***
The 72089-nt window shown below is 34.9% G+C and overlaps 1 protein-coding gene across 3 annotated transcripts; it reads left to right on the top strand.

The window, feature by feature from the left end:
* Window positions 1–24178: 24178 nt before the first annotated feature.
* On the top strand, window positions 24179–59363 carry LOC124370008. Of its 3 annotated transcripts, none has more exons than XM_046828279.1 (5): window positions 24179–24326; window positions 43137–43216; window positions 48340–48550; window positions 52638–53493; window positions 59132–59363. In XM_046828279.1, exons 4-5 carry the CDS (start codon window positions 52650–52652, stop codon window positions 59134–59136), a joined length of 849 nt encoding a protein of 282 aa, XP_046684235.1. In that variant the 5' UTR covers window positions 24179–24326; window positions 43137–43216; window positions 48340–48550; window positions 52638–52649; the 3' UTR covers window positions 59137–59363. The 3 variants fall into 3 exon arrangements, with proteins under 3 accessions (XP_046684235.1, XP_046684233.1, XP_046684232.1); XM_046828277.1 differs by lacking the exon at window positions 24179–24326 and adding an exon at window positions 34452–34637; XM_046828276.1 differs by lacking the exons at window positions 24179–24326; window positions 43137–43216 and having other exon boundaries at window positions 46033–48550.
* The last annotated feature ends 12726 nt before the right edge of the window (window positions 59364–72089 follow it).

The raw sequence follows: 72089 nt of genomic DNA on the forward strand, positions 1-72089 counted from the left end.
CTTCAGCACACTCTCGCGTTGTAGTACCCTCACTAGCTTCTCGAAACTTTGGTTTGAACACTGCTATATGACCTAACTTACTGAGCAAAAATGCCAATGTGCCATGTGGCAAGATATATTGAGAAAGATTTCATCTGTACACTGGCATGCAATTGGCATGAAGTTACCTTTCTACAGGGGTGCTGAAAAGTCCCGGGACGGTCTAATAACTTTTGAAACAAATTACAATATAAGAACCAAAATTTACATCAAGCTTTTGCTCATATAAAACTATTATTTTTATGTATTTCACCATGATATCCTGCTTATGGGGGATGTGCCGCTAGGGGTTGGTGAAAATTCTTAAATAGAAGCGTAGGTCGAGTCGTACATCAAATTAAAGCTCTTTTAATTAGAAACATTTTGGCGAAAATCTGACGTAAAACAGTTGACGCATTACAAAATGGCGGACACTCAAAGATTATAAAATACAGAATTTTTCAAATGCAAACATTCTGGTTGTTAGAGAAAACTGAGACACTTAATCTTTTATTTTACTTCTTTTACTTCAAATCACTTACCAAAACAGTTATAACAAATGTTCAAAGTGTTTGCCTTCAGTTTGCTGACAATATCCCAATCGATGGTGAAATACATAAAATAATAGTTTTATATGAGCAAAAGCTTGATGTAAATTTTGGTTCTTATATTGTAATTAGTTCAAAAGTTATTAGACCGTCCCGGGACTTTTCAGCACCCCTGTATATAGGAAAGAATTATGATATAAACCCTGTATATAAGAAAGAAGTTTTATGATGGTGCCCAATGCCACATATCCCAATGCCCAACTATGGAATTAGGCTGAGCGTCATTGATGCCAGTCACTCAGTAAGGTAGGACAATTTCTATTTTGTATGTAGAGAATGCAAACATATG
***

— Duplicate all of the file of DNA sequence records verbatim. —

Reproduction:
The 72089-nt window shown below is 34.9% G+C and overlaps 1 protein-coding gene across 3 annotated transcripts; it reads left to right on the top strand.

The window, feature by feature from the left end:
* Window positions 1–24178: 24178 nt before the first annotated feature.
* On the top strand, window positions 24179–59363 carry LOC124370008. Of its 3 annotated transcripts, none has more exons than XM_046828279.1 (5): window positions 24179–24326; window positions 43137–43216; window positions 48340–48550; window positions 52638–53493; window positions 59132–59363. In XM_046828279.1, exons 4-5 carry the CDS (start codon window positions 52650–52652, stop codon window positions 59134–59136), a joined length of 849 nt encoding a protein of 282 aa, XP_046684235.1. In that variant the 5' UTR covers window positions 24179–24326; window positions 43137–43216; window positions 48340–48550; window positions 52638–52649; the 3' UTR covers window positions 59137–59363. The 3 variants fall into 3 exon arrangements, with proteins under 3 accessions (XP_046684235.1, XP_046684233.1, XP_046684232.1); XM_046828277.1 differs by lacking the exon at window positions 24179–24326 and adding an exon at window positions 34452–34637; XM_046828276.1 differs by lacking the exons at window positions 24179–24326; window positions 43137–43216 and having other exon boundaries at window positions 46033–48550.
* The last annotated feature ends 12726 nt before the right edge of the window (window positions 59364–72089 follow it).

The raw sequence follows: 72089 nt of genomic DNA on the forward strand, positions 1-72089 counted from the left end.
CTTCAGCACACTCTCGCGTTGTAGTACCCTCACTAGCTTCTCGAAACTTTGGTTTGAACACTGCTATATGACCTAACTTACTGAGCAAAAATGCCAATGTGCCATGTGGCAAGATATATTGAGAAAGATTTCATCTGTACACTGGCATGCAATTGGCATGAAGTTACCTTTCTACAGGGGTGCTGAAAAGTCCCGGGACGGTCTAATAACTTTTGAAACAAATTACAATATAAGAACCAAAATTTACATCAAGCTTTTGCTCATATAAAACTATTATTTTTATGTATTTCACCATGATATCCTGCTTATGGGGGATGTGCCGCTAGGGGTTGGTGAAAATTCTTAAATAGAAGCGTAGGTCGAGTCGTACATCAAATTAAAGCTCTTTTAATTAGAAACATTTTGGCGAAAATCTGACGTAAAACAGTTGACGCATTACAAAATGGCGGACACTCAAAGATTATAAAATACAGAATTTTTCAAATGCAAACATTCTGGTTGTTAGAGAAAACTGAGACACTTAATCTTTTATTTTACTTCTTTTACTTCAAATCACTTACCAAAACAGTTATAACAAATGTTCAAAGTGTTTGCCTTCAGTTTGCTGACAATATCCCAATCGATGGTGAAATACATAAAATAATAGTTTTATATGAGCAAAAGCTTGATGTAAATTTTGGTTCTTATATTGTAATTAGTTCAAAAGTTATTAGACCGTCCCGGGACTTTTCAGCACCCCTGTATATAGGAAAGAATTATGATATAAACCCTGTATATAAGAAAGAAGTTTTATGATGGTGCCCAATGCCACATATCCCAATGCCCAACTATGGAATTAGGCTGAGCGTCATTGATGCCAGTCACTCAGTAAGGTAGGACAATTTCTATTTTGTATGTAGAGAATGCAAACATATG